Emergency planning for workers’ physical challenges

Photo credit: Tom Magliery on Flickr

Photo credit: Tom Magliery on Flickr

I asked a friend about his plan for evacuating the building he works in. He said he didn’t really have one – even though it could be difficult for him to get out if the elevator fails, since he uses a wheelchair.

He’s one of the first people I thought about when I read about new WorkSafeBC requirements for emergency planning and response. How would he get out if the elevator broke down and everyone relied on the stairs?

He said his workplace didn’t have a plan in place, and he had never discussed it with his employers or coworkers. At home he is on the ground floor and would wheel straight outside, but at work he uses an elevator.

He laughed – a bit nervously – and said he hadn’t thought about it before. I’m sure he’s not alone, which is why I’m glad to see this new regulation will get some important conversations going.

Employers are advised to get started by taking a walk through the facility to identify any workers’ barriers to evacuation, according to the BC Coalition of People with Disabilities.

What affects people’s ability to evacuate during an emergency?

Hearing impairments may affect people’s ability to hear emergency warning systems or aural instructions. Visual impairments can limit ability to identify escape routes, directional information, instructions, objects, or hazards.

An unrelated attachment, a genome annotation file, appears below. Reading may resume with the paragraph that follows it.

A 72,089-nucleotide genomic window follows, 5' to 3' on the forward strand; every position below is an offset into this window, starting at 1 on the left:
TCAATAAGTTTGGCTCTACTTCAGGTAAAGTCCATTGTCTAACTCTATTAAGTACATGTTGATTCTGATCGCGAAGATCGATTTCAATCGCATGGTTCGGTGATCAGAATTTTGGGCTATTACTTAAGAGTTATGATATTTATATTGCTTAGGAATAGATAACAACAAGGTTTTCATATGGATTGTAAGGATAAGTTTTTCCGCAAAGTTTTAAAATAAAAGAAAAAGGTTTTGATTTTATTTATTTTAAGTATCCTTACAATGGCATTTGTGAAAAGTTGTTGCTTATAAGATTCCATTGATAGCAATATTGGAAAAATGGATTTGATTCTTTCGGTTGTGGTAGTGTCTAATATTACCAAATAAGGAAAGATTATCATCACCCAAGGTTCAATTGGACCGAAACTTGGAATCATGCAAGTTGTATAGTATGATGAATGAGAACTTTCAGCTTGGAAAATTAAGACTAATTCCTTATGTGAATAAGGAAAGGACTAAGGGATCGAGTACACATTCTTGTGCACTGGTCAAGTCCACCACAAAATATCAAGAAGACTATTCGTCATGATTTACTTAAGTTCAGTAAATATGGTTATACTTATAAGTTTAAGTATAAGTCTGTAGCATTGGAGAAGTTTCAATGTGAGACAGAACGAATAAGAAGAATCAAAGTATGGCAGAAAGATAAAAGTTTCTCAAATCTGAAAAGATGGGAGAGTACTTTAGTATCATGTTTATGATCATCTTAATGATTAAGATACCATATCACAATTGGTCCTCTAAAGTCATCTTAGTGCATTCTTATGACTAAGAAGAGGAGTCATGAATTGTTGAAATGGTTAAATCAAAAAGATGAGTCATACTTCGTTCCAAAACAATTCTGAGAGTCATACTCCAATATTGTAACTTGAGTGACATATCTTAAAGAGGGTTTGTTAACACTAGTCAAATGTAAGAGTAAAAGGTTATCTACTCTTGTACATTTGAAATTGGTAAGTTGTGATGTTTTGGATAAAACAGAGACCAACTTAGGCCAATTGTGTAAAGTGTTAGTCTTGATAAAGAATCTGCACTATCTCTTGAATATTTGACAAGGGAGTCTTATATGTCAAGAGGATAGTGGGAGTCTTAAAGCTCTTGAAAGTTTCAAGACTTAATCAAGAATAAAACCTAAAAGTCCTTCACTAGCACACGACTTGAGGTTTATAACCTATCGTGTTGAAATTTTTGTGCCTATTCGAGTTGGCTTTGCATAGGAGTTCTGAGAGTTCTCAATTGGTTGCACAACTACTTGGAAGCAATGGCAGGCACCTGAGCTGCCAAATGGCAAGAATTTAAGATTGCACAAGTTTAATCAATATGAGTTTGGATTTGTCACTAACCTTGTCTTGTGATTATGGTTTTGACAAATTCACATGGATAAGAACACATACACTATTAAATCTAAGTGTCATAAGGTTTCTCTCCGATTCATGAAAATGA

Respiratory disabilities may limit people’s ability to walk long distances – which may be exacerbated by smoke, dust, fumes, and chemicals. Other barriers can result when people have challenges with speech, cognitive challenges, or mental illness/disorders.

Where in the Reg?

The requirements for emergency preparedness and response are described in sections 4.13 through 4.18 of the Occupational Health and Safety Regulation.

“There are often workers with disabilities in every workplace, and some disabilities may not be obvious, or even known to employers or coworkers,” reads this WorkSafeBC announcement.

“General workplace emergency plans do not often address the needs of people with disabilities, and put workers at risk.”

I’m glad to see this new regulation and wonder if any of you have your own experiences preparing for people’s individual needs to get out of the building.


One thought on “Emergency planning for workers’ physical challenges

  1. Antonio

    Congratulations for this entry in your blog! Many companies in Spain don’t take any measure to prepare workers in case of a real emergency. Often safety measures are general and not addresed to any individual, without any particular approach according to the physical or psychological conditions. In my opinion all of us can develop a “disability/ handicap / special conditions” even during short time (several days or weeks). It’s better designing safety measure addressed to every individual that generalising to the group. A successful and quick evacuation is related to a rational design and a training in behaviour and responses before emergencies.
    Best regards!


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